The University of New Hampshire has a new logo. If there were a superhero called Captain New Hampshire, it would fit perfectly on the chest of his blue tights. Maybe the logo itself has super powers, like the power to lure university-shopping high school students by the simple beauty of its two block letters. For what the university spent, we hope it does.
UNH stirred up a lot of emotions last year when it confirmed that it had hired a New York City marketing firm to design a new logo to replace the old one, which featured the Thompson Hall cupola. (The new logo is not one of that firm's designs.) The old one might not have been hip enough for today's high school students, but it communicated a great deal of information about UNH. It told prospective students: Here is a university that has been around a long time, that is proud of its traditions and accomplishments, and that is a well-established institution from which they would be proud to graduate.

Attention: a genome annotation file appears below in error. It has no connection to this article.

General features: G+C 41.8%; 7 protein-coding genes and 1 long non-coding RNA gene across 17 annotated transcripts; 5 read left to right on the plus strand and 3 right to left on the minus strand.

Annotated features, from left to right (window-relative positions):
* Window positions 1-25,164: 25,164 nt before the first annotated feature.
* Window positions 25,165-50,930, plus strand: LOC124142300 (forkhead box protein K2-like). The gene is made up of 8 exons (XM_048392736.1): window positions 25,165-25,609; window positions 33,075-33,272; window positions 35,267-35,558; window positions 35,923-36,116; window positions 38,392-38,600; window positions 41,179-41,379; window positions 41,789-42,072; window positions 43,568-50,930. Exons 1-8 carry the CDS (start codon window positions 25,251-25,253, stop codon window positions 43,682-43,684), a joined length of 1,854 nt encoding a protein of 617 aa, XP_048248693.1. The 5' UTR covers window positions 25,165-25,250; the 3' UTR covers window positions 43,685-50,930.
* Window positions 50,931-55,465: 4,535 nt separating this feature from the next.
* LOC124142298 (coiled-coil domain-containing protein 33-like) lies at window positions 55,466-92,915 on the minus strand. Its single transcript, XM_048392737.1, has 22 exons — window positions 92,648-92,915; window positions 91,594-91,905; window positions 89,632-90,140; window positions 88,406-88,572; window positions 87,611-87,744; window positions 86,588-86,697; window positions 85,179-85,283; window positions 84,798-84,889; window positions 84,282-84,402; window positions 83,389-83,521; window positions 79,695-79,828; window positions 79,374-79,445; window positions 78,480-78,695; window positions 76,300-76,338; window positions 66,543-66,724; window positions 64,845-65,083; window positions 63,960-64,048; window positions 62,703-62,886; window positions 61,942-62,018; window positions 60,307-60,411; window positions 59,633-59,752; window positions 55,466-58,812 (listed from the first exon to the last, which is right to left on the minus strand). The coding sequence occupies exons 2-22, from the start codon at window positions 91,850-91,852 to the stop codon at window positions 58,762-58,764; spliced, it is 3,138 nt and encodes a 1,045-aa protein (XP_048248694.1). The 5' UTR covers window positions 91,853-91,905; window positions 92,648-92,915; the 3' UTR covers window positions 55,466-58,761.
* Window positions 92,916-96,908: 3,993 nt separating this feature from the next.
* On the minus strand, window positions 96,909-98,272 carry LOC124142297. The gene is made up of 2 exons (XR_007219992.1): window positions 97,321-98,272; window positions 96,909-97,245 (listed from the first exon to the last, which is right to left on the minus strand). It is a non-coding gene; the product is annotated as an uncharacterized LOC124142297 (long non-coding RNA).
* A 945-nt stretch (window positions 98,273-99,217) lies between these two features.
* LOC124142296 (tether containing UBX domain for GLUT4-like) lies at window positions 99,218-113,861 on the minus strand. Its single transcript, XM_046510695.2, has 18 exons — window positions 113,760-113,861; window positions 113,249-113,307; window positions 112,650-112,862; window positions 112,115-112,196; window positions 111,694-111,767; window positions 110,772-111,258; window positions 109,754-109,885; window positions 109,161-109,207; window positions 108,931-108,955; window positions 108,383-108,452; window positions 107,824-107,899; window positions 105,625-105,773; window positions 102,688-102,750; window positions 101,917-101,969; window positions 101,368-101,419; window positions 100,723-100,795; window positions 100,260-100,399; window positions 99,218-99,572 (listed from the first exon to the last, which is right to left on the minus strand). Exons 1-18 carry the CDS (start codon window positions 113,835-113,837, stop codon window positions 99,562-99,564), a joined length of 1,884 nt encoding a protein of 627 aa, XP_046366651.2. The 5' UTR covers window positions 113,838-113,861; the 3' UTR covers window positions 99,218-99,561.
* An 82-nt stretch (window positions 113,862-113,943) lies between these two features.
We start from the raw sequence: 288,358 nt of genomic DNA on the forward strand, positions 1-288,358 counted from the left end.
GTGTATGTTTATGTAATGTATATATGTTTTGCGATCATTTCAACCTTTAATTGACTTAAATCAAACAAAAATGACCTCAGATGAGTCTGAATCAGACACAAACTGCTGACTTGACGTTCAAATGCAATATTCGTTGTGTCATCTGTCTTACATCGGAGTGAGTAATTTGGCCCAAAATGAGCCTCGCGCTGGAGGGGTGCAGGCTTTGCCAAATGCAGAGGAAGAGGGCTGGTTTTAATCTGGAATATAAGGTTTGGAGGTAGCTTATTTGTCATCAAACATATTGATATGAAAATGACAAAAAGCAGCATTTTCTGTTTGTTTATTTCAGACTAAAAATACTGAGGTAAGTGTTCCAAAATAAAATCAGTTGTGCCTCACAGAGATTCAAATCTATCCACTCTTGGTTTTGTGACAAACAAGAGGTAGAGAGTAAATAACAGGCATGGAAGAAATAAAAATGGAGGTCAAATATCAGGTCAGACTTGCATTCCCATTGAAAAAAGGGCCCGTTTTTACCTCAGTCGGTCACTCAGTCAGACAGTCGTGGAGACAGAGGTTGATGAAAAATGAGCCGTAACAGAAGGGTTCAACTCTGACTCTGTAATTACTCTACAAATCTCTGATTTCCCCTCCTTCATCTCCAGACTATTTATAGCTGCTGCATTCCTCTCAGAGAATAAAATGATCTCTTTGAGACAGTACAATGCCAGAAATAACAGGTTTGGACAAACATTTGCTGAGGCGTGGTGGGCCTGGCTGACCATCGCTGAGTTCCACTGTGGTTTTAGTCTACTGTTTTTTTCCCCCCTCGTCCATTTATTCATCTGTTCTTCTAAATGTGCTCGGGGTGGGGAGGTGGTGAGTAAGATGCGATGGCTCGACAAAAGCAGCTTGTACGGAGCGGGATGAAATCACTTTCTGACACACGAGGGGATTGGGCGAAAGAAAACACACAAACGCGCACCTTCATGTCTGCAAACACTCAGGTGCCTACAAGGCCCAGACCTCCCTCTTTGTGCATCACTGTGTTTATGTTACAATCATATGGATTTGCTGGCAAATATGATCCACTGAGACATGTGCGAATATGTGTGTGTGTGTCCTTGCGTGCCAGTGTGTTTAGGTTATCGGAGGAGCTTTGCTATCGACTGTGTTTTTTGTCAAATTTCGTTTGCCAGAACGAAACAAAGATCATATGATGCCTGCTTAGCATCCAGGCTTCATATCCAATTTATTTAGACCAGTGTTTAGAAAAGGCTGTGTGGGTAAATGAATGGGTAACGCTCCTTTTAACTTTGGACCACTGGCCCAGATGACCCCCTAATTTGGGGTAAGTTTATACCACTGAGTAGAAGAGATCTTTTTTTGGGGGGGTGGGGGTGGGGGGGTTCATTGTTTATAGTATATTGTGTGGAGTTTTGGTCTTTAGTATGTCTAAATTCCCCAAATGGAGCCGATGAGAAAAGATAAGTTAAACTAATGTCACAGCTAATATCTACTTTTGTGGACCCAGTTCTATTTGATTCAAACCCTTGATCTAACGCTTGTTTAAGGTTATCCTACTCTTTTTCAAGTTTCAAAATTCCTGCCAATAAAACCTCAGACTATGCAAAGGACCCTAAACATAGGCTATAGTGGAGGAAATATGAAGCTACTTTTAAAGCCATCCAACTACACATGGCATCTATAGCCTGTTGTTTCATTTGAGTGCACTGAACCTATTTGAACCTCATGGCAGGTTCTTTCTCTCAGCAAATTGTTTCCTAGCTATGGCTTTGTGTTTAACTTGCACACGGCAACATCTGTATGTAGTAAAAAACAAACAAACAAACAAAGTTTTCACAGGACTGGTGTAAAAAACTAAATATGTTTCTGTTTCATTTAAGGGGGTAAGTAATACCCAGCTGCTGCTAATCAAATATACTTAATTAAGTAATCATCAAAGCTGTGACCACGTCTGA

What information does the new logo communicate? What does it tell the prospective student about UNH?
Separated from the words "University of New Hampshire," the shield with NH on it looks like the logo for a computer security company. Or maybe a hospital or tool manufacturer (Nashua Hospital? National Hardware?)
It's a nice looking logo. It is clean with sleek lines and an instantly recognizable image. But gone is any connection to UNH's past. A modern take on the UNH seal might have been less fashionable, but it would have connected UNH's great traditions to its future. This looks like the logo for an online university or pest control company.
Fourteen months and tens of thousands of dollars were spent to get a hip new logo. How long until its hipness wears off and UNH needs to replace it, probably at twice the price?